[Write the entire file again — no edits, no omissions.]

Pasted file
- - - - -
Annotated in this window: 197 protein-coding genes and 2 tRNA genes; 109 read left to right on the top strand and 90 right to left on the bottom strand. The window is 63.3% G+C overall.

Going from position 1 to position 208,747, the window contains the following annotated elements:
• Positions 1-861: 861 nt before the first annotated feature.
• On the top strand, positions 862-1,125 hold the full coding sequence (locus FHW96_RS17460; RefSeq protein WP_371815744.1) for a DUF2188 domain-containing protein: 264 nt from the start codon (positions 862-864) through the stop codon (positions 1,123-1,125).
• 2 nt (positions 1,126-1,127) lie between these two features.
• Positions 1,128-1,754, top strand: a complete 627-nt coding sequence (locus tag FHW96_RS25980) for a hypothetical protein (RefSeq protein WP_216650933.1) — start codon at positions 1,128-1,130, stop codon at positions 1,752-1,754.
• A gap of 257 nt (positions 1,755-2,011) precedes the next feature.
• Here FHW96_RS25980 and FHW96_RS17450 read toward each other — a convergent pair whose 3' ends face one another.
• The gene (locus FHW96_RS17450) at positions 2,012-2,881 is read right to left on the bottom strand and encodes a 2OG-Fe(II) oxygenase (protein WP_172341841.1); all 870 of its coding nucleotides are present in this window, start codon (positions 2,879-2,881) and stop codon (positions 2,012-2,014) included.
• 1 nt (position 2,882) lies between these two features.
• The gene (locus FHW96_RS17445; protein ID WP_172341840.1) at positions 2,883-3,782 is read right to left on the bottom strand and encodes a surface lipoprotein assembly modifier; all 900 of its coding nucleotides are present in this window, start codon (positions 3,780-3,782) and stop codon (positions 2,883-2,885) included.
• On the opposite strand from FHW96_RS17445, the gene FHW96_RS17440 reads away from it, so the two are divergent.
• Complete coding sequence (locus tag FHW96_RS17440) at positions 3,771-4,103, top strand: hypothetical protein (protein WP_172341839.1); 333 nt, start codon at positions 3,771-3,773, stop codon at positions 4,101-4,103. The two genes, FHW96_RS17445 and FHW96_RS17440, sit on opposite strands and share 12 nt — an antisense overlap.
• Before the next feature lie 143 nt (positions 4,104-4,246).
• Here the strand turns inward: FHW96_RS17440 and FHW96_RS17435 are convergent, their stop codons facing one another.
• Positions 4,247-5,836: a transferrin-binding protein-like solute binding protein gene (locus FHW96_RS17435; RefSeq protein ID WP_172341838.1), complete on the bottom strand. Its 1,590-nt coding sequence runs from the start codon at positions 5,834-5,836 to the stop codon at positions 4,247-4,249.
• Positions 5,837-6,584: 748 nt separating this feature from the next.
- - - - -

Annotated in this window: 197 protein-coding genes and 2 tRNA genes; 109 read left to right on the top strand and 90 right to left on the bottom strand. The window is 63.3% G+C overall.

Going from position 1 to position 208,747, the window contains the following annotated elements:
• Positions 1-861: 861 nt before the first annotated feature.
• On the top strand, positions 862-1,125 hold the full coding sequence (locus FHW96_RS17460; RefSeq protein WP_371815744.1) for a DUF2188 domain-containing protein: 264 nt from the start codon (positions 862-864) through the stop codon (positions 1,123-1,125).
• 2 nt (positions 1,126-1,127) lie between these two features.
• Positions 1,128-1,754, top strand: a complete 627-nt coding sequence (locus tag FHW96_RS25980) for a hypothetical protein (RefSeq protein WP_216650933.1) — start codon at positions 1,128-1,130, stop codon at positions 1,752-1,754.
• A gap of 257 nt (positions 1,755-2,011) precedes the next feature.
• Here FHW96_RS25980 and FHW96_RS17450 read toward each other — a convergent pair whose 3' ends face one another.
• The gene (locus FHW96_RS17450) at positions 2,012-2,881 is read right to left on the bottom strand and encodes a 2OG-Fe(II) oxygenase (protein WP_172341841.1); all 870 of its coding nucleotides are present in this window, start codon (positions 2,879-2,881) and stop codon (positions 2,012-2,014) included.
• 1 nt (position 2,882) lies between these two features.
• The gene (locus FHW96_RS17445; protein ID WP_172341840.1) at positions 2,883-3,782 is read right to left on the bottom strand and encodes a surface lipoprotein assembly modifier; all 900 of its coding nucleotides are present in this window, start codon (positions 3,780-3,782) and stop codon (positions 2,883-2,885) included.
• On the opposite strand from FHW96_RS17445, the gene FHW96_RS17440 reads away from it, so the two are divergent.
• Complete coding sequence (locus tag FHW96_RS17440) at positions 3,771-4,103, top strand: hypothetical protein (protein WP_172341839.1); 333 nt, start codon at positions 3,771-3,773, stop codon at positions 4,101-4,103. The two genes, FHW96_RS17445 and FHW96_RS17440, sit on opposite strands and share 12 nt — an antisense overlap.
• Before the next feature lie 143 nt (positions 4,104-4,246).
• Here the strand turns inward: FHW96_RS17440 and FHW96_RS17435 are convergent, their stop codons facing one another.
• Positions 4,247-5,836: a transferrin-binding protein-like solute binding protein gene (locus FHW96_RS17435; RefSeq protein ID WP_172341838.1), complete on the bottom strand. Its 1,590-nt coding sequence runs from the start codon at positions 5,834-5,836 to the stop codon at positions 4,247-4,249.
• Positions 5,837-6,584: 748 nt separating this feature from the next.